In August of 2006, I weighed 206 pounds. I was lifting pretty heavy back then and was doing very little cardio (doing triathlon’s was not even on my radar). I didn’t eat very good and although I thought that losing a few pounds would do me some good, I could have never imagined myself weighing 38 pounds less (168) as I did five years later on the morning of Ironman Louisville. I felt “healthy” back then, but I felt like a lean, mean, fighting machine this past summer while training for IM.
In the 8 weeks since IM, I’ve managed to gain 17 pounds. It’s pretty easy to do when you aren’t working out very much and you eat pretty much whatever you feel like. My weight has actually stabilized around 185 now and I have no doubt that once I get back into training for next season, the extra weight will come right off.
So the question now becomes, what is my ideal weight? While I felt really fast racing at 168, I also felt that I lost a lot of muscle getting down to this weight and I lacked the power on the bike that I had two seasons ago when I was weighing in around 180. I searched the internet and referenced some triathlon and running websites to find a formula that could tell me what my optimal race weight is.
The “ideal weight” calculator most used by non-athlete’s in the BMI(Body Mass Index). This calculator works ok, but it does not factor in body fat/muscle composition. Having 5 pounds of lean muscle is obviously healthier than carrying around 5 pounds of fat. At my current weight of 185, I have a BMI of 26.5…which puts me in the “Overweight” category. Even at my IM race weight of 168, I’m at the top end of the “normal” category. So obviously, this calculator is useless to athletes.
So what other calculators are out there? There’s the waist to hip ratio calculator (WHR). You simply measure the circumference of your waist and the largest point on your hips and divide the two numbers. I’m going to be in a friend’s wedding, so I was actually just measured for a tux last week. My waist measurement is a 32 and my hips are a 41. This gives me a ratio of 0.78 (32/41). Anything below 0.95 puts you at low risk for health problems related to obesity. Nice info to have, but it still doesn’t tell me what my ideal weight is.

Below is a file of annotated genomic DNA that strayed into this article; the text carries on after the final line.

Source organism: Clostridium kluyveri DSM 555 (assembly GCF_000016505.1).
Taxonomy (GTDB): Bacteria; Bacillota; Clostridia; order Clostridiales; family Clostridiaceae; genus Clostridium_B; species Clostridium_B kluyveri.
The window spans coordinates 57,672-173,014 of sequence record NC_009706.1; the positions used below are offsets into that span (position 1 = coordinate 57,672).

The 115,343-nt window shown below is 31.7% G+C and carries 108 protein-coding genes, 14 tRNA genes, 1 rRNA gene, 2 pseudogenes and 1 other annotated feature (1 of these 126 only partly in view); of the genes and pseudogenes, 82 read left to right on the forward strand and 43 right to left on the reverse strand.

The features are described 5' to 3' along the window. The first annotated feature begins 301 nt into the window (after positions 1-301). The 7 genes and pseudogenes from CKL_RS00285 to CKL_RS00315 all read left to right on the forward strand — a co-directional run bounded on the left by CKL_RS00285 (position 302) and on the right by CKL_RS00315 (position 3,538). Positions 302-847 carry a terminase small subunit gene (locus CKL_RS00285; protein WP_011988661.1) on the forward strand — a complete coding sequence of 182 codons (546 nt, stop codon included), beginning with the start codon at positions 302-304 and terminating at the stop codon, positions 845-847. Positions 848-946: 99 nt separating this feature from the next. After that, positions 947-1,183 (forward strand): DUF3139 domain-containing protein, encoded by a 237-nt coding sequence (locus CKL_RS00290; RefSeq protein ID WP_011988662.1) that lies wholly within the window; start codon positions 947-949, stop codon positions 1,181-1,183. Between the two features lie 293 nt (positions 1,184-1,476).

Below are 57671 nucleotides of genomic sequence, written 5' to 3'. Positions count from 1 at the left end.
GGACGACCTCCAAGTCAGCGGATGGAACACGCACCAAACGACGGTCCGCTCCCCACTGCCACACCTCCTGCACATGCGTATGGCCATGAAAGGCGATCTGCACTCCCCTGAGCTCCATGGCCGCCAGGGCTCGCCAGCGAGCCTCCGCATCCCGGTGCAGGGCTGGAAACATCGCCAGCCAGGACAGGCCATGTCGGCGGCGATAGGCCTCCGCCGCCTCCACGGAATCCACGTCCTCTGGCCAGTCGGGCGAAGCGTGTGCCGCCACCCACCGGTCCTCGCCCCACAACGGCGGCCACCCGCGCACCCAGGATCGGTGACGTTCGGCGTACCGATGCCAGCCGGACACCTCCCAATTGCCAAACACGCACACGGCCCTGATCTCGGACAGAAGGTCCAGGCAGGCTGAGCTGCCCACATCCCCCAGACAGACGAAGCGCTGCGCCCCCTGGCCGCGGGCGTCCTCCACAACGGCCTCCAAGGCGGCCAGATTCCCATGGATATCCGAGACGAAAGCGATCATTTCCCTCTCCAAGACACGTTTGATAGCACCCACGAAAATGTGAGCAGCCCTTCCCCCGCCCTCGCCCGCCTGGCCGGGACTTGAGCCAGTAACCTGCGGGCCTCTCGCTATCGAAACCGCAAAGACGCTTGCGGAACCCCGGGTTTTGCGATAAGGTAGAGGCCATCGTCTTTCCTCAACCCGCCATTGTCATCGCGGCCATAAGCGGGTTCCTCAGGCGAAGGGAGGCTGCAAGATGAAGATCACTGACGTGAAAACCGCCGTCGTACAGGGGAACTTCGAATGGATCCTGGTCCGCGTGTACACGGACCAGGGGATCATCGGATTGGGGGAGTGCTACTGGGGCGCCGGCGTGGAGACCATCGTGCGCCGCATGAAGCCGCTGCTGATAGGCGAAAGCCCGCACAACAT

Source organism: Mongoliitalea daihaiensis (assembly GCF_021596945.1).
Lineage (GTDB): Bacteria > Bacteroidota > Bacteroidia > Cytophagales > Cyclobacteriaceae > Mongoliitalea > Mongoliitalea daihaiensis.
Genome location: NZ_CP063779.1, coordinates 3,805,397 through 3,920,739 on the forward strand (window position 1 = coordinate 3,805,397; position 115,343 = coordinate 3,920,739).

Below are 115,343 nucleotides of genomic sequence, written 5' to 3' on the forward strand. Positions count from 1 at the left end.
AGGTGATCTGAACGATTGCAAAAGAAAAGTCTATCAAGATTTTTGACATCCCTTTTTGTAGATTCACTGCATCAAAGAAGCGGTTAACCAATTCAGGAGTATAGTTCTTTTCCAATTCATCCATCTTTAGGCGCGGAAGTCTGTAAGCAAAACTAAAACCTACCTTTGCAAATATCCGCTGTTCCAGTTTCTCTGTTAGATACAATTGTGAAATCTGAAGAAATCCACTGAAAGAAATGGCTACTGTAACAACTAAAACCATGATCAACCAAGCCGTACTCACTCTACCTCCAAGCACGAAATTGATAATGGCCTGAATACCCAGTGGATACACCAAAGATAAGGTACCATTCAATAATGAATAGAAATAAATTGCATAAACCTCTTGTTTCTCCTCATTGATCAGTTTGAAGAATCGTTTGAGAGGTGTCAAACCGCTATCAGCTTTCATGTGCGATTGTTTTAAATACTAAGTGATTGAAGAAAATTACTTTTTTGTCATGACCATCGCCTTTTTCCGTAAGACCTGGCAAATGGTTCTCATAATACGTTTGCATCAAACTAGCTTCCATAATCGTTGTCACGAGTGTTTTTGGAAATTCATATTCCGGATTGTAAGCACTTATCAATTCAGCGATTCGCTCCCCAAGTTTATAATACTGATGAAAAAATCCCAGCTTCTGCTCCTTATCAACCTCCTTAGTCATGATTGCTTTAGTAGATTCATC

Another option is to compare my weight to other 33 year old males that are my height (5’10”). I found a website that let’s you plug in your age, height and sex and then tells you what the average weight is for others in this demographic. Mine came out to be 173 pounds. This seems pretty reasonable to me, but the “average” person is not an athlete trying to compete at a high level.
If you have been following this blog for over a year, you know that I followed a training plan outlined by Joe Friel for my 2010 triathlon season. I remembered seeing a blog entry from Joe some time ago that discussed finding your ideal race weight. A quick Google search led me right to it. In this blog post, he discussed how much extra force is required to ride a bike up a hill or run when you are carrying extra weight. I can tell you that the runs that I’ve done since IM have not been as easy as those I did this summer. Imagine going out for a run carrying a 15 pound dumbbell! Joe goes on to give a calculation to find what your ideal racing weight might be, that perfect combination of weight and power. To find this weight, start by taking your weight in pounds and divide it by your height in inches. For me, this currently looks like 185/70 = 2.64. The typical, high-performance, male triathlete is in the 2.1 to 2.3 pounds per inch range. Females are in the 1.9 to 2.1 pounds per inch range.
In order to excel with a weight that puts you above the ranges listed, you would need to have a higher than normal power output. So what would my weight need to be for me to race in the range Joe describes? Amazingly it is 147 to 161 pounds! I honestly cannot imagine myself getting down to this weight, and frankly, I’m not an elite-level triathlete, so I don’t have to!
So what am I going to do with all of this knowledge? I’m going to try and find the optimal combination of power and speed. I’m going to hit the weights this off-season and put on some muscle for added power. Then, come January, I’ll start to get lean and lose any excess body fat that I have. I imagine that this will put me in the mid 170’s…where I was most of 2011. Check out my weight chart below from the past 10 months.
It’s obvious that there isn’t an ideal weight calculator that works for everyone. Depending on what your ultimate goal is, you can train and race in a wide weight range and still be successful. As for me, I’m enjoying my off-season weight and don’t plan on giving up my second helpings at dinner or my bedtime snack anytime soon…especially with Thanksgiving and Christmas right around the corner!